[A]llow me to provide you my insight on whom might be on the final list of candidates that will be running for Governor of the State of Hawaii in 2022.
[I]f the State of Hawaii intends to move beyond the effects of the COVID saga, and the corruption scandals that have plagued it, to the benefit of Governor Ige’s “Hawaii 2.0” plan to bring in new industries and new opportunities for Hawaii people, it needs to get its “house in order” when it comes to its image.
So you’d think that King’s would “get the message” and be a good neighbor and just do what the authorities are “strongly suggesting”
From time to time, readers of this blog will send me compelling views on things, While I, Stan Fichtman, am the primary writer and poster on this site, I am also about expressing other viewpoints that are thought out and provide a perspective that I feel would be valuable to you as the reader.
Such is this piece, Writer chooses to remain anonymous. PHwSF respects that wish.
This leads this writer to wonder “was anyone paying attention to what was going on in Washington when it came to CARES and HEROES money?”. It was apparent by at least the end of July if not the start of August, to anyone that was paying attention, that whatever was wished for in April was not coming to pass.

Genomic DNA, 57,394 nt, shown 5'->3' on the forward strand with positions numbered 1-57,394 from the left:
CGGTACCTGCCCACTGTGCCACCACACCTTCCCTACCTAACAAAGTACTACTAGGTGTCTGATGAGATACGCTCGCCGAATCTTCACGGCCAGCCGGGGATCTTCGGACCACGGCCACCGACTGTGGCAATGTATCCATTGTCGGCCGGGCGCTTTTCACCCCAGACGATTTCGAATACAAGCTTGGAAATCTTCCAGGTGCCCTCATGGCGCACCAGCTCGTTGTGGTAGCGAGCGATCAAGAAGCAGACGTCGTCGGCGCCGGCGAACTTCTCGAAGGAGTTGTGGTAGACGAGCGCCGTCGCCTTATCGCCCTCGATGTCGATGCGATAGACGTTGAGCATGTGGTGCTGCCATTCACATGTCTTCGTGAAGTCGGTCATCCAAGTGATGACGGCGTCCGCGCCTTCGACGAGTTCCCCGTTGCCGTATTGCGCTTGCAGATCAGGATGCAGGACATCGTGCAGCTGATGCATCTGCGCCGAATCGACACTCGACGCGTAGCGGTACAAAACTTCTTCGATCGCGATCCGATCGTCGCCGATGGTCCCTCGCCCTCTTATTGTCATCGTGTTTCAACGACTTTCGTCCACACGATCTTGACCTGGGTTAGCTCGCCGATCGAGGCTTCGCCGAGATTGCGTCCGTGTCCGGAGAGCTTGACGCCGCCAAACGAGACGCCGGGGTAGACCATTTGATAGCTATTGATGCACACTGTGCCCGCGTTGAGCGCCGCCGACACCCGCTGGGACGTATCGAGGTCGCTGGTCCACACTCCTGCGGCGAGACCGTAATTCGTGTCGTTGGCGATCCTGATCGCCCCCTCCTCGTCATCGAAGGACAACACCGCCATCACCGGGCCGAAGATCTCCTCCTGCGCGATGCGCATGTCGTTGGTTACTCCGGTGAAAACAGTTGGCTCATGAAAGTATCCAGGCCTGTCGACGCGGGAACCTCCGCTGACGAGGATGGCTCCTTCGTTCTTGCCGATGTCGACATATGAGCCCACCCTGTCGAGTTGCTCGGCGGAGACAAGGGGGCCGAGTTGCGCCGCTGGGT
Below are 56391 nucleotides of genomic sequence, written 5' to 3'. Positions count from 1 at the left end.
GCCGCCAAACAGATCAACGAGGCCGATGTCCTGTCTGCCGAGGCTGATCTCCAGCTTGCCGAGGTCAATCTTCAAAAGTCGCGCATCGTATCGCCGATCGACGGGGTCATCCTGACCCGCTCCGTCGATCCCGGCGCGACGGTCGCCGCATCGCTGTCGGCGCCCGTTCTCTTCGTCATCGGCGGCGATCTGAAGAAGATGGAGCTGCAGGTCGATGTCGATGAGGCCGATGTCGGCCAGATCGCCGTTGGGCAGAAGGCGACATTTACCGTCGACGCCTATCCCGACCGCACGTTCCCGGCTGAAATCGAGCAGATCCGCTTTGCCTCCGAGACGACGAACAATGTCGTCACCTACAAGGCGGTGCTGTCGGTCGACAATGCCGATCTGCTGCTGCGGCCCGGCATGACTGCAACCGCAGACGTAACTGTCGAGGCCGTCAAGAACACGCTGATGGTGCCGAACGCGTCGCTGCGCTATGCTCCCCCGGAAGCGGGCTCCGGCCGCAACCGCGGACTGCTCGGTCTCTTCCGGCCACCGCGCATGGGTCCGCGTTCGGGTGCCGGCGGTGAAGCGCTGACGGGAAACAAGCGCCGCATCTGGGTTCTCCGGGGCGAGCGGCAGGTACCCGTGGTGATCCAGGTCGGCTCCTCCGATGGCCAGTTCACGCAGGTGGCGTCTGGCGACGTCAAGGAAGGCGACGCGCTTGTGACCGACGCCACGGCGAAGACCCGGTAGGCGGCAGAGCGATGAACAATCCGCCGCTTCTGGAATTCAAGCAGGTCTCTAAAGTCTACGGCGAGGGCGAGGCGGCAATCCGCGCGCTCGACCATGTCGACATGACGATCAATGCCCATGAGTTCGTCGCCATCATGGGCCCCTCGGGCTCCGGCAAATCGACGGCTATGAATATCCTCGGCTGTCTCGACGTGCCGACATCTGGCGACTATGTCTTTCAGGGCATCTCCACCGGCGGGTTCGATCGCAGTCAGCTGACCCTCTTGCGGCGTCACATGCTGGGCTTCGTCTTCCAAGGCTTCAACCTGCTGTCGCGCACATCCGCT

These letters provide a window. What they envision is not business as usual anytime soon. And to boot, many whose livelihoods are based on these jobs may not see them come back for some time.
For us to fix anything means that leadership needs to come forward and state clearly what the numbers mean and what we should be concentrating on. Personally, to me, the answer is that the infection rate is just that, an infection rate and that we should be focused on hospitalizations and death rates when it comes to making policy.
Over the past week, our government officials in Hawaii have been pivoting their “public” focus from the re-opening of the local (we call it Kama’aina) economy to that of the tourism economy.
To many, an exclamation of “about time” was raised as it is very clear that no real recovery can be made to Hawaii’s economy without the re-introduction of tourism into it.